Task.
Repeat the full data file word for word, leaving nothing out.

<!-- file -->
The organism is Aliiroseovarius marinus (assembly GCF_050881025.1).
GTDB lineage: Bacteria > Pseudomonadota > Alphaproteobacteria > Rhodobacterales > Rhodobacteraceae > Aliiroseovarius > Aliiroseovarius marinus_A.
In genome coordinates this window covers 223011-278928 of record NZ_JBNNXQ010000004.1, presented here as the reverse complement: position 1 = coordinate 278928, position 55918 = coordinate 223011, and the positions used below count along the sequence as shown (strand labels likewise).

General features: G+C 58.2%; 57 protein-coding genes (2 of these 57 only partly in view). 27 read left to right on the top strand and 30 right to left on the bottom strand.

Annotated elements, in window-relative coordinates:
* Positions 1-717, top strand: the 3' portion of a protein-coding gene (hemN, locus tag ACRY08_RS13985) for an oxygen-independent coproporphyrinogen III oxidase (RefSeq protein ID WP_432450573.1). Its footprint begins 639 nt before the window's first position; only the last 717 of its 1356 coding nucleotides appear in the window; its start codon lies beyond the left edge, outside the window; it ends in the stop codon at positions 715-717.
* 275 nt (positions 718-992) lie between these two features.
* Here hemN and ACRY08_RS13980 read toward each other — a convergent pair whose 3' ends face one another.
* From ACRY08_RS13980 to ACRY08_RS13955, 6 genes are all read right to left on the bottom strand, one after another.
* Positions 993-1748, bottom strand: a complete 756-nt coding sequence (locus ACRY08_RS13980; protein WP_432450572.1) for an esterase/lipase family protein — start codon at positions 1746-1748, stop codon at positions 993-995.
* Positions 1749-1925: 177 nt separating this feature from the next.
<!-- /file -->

The organism is Aliiroseovarius marinus (assembly GCF_050881025.1).
GTDB lineage: Bacteria > Pseudomonadota > Alphaproteobacteria > Rhodobacterales > Rhodobacteraceae > Aliiroseovarius > Aliiroseovarius marinus_A.
In genome coordinates this window covers 223011-278928 of record NZ_JBNNXQ010000004.1, presented here as the reverse complement: position 1 = coordinate 278928, position 55918 = coordinate 223011, and the positions used below count along the sequence as shown (strand labels likewise).

General features: G+C 58.2%; 57 protein-coding genes (2 of these 57 only partly in view). 27 read left to right on the top strand and 30 right to left on the bottom strand.

Annotated elements, in window-relative coordinates:
* Positions 1-717, top strand: the 3' portion of a protein-coding gene (hemN, locus tag ACRY08_RS13985) for an oxygen-independent coproporphyrinogen III oxidase (RefSeq protein ID WP_432450573.1). Its footprint begins 639 nt before the window's first position; only the last 717 of its 1356 coding nucleotides appear in the window; its start codon lies beyond the left edge, outside the window; it ends in the stop codon at positions 715-717.
* 275 nt (positions 718-992) lie between these two features.
* Here hemN and ACRY08_RS13980 read toward each other — a convergent pair whose 3' ends face one another.
* From ACRY08_RS13980 to ACRY08_RS13955, 6 genes are all read right to left on the bottom strand, one after another.
* Positions 993-1748, bottom strand: a complete 756-nt coding sequence (locus ACRY08_RS13980; protein WP_432450572.1) for an esterase/lipase family protein — start codon at positions 1746-1748, stop codon at positions 993-995.
* Positions 1749-1925: 177 nt separating this feature from the next.